Skip to Main Content
Economic analysis in support of broad scale land management strategies.Author(s): Richard Haynes
Source: Forest Policy and Economics. 5: 361-371
Publication Series: Scientific Journal (JRNL)
PDF: Download Publication (1.30 MB)
DescriptionThe US has a century of experience with the development of forest policies that have benefited from or been influenced by economic research activities in the forest sector. At the same time, increasing rigor in policy debates stimulated economics research. During the past four decades economic research has evolved to include increased understanding of consumer demands, producer behavior, landowner behavior and timber resource conditions. Bioeconomic models have evolved that combine economic and resource models; these have been used in the US to provide the basis for forecasting future resource and market trends and to shape public perceptions. Economics research has also contributed frameworks for policy analysis using approaches like scenario planning to help decisionmakers gauge uncertainty.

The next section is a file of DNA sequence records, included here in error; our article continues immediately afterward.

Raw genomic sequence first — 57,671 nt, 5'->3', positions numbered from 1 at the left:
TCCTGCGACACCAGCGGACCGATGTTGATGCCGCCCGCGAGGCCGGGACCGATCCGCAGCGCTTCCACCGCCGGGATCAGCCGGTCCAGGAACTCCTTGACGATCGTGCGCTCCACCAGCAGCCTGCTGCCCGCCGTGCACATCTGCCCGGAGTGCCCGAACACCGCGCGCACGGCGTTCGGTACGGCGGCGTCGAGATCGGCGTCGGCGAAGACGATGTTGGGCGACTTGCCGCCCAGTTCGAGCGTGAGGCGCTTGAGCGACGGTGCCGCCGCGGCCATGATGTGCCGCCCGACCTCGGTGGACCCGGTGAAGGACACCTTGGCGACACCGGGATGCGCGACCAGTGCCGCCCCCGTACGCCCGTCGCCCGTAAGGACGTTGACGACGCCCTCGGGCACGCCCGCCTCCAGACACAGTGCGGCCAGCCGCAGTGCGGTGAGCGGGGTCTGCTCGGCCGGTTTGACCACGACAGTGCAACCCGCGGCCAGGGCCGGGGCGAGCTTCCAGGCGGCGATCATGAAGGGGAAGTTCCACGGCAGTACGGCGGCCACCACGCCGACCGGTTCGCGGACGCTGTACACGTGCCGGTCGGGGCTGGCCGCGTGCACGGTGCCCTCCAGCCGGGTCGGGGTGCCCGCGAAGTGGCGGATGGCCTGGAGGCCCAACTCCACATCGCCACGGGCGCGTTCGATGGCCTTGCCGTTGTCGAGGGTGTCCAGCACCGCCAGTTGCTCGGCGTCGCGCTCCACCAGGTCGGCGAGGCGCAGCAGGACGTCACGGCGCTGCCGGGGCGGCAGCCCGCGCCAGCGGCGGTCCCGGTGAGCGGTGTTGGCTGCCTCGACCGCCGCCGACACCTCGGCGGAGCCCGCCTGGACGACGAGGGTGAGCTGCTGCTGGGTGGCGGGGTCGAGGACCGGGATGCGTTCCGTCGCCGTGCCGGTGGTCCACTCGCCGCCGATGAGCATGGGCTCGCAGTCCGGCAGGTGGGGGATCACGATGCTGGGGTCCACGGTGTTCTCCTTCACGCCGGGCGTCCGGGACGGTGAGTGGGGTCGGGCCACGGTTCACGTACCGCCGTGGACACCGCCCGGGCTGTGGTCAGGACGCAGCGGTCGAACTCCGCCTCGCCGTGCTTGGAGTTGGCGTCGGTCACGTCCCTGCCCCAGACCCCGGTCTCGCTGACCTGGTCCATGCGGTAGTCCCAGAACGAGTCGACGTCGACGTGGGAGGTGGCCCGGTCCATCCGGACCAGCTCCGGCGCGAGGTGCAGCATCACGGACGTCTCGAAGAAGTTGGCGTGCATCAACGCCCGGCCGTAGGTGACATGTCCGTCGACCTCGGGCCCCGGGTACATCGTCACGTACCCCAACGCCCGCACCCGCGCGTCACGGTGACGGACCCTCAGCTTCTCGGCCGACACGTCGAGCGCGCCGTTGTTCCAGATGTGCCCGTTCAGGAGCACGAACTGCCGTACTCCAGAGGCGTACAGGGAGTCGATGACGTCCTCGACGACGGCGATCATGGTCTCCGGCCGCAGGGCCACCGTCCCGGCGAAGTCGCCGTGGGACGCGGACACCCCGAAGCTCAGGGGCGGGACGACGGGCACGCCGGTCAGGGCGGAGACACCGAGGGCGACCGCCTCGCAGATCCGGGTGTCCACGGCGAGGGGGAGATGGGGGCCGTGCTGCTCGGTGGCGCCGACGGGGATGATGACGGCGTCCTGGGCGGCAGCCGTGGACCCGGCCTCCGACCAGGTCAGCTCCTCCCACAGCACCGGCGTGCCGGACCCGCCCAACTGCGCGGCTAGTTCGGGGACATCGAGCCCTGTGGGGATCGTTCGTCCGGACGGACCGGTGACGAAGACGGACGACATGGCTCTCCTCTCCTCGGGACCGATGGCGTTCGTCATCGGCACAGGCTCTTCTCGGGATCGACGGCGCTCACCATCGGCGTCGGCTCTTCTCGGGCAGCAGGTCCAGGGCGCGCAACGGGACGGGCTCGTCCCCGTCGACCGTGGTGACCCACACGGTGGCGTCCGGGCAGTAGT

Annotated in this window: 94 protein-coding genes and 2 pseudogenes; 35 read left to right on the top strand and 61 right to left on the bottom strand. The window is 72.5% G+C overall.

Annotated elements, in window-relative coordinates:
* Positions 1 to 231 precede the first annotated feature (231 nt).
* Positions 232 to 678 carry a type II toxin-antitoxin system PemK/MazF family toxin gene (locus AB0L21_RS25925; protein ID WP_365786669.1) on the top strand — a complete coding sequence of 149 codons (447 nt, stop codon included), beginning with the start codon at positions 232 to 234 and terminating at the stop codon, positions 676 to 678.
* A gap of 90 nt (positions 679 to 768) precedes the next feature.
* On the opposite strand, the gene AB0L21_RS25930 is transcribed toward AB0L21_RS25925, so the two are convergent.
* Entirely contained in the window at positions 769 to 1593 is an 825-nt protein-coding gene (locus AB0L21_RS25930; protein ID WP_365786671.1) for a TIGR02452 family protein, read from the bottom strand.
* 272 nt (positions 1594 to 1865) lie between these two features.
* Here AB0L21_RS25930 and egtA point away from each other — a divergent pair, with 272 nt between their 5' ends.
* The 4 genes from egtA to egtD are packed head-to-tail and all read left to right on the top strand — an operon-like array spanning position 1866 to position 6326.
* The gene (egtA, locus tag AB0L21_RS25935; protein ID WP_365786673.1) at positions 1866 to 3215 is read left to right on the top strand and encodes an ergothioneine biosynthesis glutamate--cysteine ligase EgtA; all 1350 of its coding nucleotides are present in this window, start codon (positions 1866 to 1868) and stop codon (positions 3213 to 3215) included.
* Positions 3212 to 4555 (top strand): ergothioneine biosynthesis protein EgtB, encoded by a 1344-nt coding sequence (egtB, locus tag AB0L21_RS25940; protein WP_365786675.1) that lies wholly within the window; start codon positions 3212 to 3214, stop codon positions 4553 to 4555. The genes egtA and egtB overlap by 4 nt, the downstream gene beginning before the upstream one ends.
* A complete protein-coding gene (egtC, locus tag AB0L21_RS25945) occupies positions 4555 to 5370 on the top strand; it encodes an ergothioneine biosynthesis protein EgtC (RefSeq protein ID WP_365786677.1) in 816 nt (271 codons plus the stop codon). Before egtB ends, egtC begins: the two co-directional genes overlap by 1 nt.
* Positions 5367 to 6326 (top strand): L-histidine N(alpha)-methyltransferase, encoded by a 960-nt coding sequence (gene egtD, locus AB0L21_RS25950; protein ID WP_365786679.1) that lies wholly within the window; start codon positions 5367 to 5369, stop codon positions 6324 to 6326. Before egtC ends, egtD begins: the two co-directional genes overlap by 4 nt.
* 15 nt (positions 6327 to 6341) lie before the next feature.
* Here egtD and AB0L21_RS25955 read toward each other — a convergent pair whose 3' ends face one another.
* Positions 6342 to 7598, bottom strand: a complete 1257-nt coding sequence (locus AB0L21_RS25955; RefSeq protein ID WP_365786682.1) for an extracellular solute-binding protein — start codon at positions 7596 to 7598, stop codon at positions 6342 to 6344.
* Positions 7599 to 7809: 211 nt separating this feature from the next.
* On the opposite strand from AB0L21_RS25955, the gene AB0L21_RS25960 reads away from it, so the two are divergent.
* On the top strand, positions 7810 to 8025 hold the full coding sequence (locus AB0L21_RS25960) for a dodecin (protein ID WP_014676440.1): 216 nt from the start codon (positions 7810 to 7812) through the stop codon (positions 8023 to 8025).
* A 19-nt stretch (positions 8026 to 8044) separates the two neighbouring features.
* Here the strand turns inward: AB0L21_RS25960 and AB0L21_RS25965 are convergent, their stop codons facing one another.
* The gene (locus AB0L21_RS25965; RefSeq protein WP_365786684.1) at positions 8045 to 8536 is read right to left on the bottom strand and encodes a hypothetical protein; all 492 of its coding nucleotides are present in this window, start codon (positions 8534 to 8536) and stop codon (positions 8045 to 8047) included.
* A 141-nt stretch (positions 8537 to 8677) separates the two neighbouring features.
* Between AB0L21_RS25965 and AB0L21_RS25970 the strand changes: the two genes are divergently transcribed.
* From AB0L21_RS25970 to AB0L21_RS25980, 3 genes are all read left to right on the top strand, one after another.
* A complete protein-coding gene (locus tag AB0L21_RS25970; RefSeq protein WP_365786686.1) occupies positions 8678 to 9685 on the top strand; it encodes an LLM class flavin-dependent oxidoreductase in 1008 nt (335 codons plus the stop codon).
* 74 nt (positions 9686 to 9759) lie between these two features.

- Visit PNW's Publication Request Page to request a hard copy of this publication.
- We recommend that you also print this page and attach it to the printout of the article, to retain the full citation information.
- This article was written and prepared by U.S. Government employees on official time, and is therefore in the public domain.
CitationHaynes, Richard. 2003. Economic analysis in support of broad scale land management strategies. Forest Policy and Economics. 5: 361-371
KeywordsForest policy history, forest sector modeling, policy analysis, supply, demand
- Bioeconomic and market models
- Assessing the economic approaches to climate-forest policies: a critical survey
- Legal, Institutional, and Economic Indicators of Forest Conservation and Sustainable Management in the United States: Analyzing Criterion 7 of the Montréal Process Criteria and Indicators Framework
XML: View XML